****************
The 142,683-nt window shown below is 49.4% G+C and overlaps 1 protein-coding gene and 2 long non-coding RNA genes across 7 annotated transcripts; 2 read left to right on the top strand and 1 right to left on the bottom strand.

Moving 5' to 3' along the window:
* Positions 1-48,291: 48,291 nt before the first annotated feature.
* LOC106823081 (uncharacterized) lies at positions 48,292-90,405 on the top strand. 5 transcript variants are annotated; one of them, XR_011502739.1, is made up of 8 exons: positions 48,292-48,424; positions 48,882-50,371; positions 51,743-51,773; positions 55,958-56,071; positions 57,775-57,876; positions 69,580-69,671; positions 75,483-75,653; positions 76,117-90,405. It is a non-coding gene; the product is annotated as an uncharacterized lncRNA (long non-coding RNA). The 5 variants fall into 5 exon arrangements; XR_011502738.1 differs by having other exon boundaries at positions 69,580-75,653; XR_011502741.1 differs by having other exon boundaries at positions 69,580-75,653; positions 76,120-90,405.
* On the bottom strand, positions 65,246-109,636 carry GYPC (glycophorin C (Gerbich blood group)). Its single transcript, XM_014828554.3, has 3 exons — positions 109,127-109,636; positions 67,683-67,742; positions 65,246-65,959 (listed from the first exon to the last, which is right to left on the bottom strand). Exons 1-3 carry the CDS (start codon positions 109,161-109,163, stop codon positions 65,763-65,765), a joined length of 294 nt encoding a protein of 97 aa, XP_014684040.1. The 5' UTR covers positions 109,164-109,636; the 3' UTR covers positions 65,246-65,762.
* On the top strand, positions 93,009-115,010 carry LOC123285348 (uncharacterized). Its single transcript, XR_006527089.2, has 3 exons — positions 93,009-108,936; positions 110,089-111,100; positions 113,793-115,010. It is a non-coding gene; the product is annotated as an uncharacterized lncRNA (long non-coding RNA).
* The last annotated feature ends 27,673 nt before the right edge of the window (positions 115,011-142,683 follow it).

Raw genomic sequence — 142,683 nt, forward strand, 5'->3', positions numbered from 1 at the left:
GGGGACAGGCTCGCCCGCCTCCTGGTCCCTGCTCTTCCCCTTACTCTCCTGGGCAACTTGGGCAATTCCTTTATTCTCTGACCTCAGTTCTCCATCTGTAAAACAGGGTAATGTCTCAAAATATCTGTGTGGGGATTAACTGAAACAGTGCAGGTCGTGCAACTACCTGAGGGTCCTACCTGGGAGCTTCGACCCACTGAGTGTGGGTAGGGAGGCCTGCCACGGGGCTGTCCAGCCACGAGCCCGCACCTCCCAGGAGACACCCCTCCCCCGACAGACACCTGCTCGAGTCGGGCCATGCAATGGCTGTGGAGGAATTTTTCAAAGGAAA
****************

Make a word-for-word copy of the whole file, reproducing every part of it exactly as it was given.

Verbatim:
The 142,683-nt window shown below is 49.4% G+C and overlaps 1 protein-coding gene and 2 long non-coding RNA genes across 7 annotated transcripts; 2 read left to right on the top strand and 1 right to left on the bottom strand.

Moving 5' to 3' along the window:
* Positions 1-48,291: 48,291 nt before the first annotated feature.
* LOC106823081 (uncharacterized) lies at positions 48,292-90,405 on the top strand. 5 transcript variants are annotated; one of them, XR_011502739.1, is made up of 8 exons: positions 48,292-48,424; positions 48,882-50,371; positions 51,743-51,773; positions 55,958-56,071; positions 57,775-57,876; positions 69,580-69,671; positions 75,483-75,653; positions 76,117-90,405. It is a non-coding gene; the product is annotated as an uncharacterized lncRNA (long non-coding RNA). The 5 variants fall into 5 exon arrangements; XR_011502738.1 differs by having other exon boundaries at positions 69,580-75,653; XR_011502741.1 differs by having other exon boundaries at positions 69,580-75,653; positions 76,120-90,405.
* On the bottom strand, positions 65,246-109,636 carry GYPC (glycophorin C (Gerbich blood group)). Its single transcript, XM_014828554.3, has 3 exons — positions 109,127-109,636; positions 67,683-67,742; positions 65,246-65,959 (listed from the first exon to the last, which is right to left on the bottom strand). Exons 1-3 carry the CDS (start codon positions 109,161-109,163, stop codon positions 65,763-65,765), a joined length of 294 nt encoding a protein of 97 aa, XP_014684040.1. The 5' UTR covers positions 109,164-109,636; the 3' UTR covers positions 65,246-65,762.
* On the top strand, positions 93,009-115,010 carry LOC123285348 (uncharacterized). Its single transcript, XR_006527089.2, has 3 exons — positions 93,009-108,936; positions 110,089-111,100; positions 113,793-115,010. It is a non-coding gene; the product is annotated as an uncharacterized lncRNA (long non-coding RNA).
* The last annotated feature ends 27,673 nt before the right edge of the window (positions 115,011-142,683 follow it).

Raw genomic sequence — 142,683 nt, forward strand, 5'->3', positions numbered from 1 at the left:
GGGGACAGGCTCGCCCGCCTCCTGGTCCCTGCTCTTCCCCTTACTCTCCTGGGCAACTTGGGCAATTCCTTTATTCTCTGACCTCAGTTCTCCATCTGTAAAACAGGGTAATGTCTCAAAATATCTGTGTGGGGATTAACTGAAACAGTGCAGGTCGTGCAACTACCTGAGGGTCCTACCTGGGAGCTTCGACCCACTGAGTGTGGGTAGGGAGGCCTGCCACGGGGCTGTCCAGCCACGAGCCCGCACCTCCCAGGAGACACCCCTCCCCCGACAGACACCTGCTCGAGTCGGGCCATGCAATGGCTGTGGAGGAATTTTTCAAAGGAAA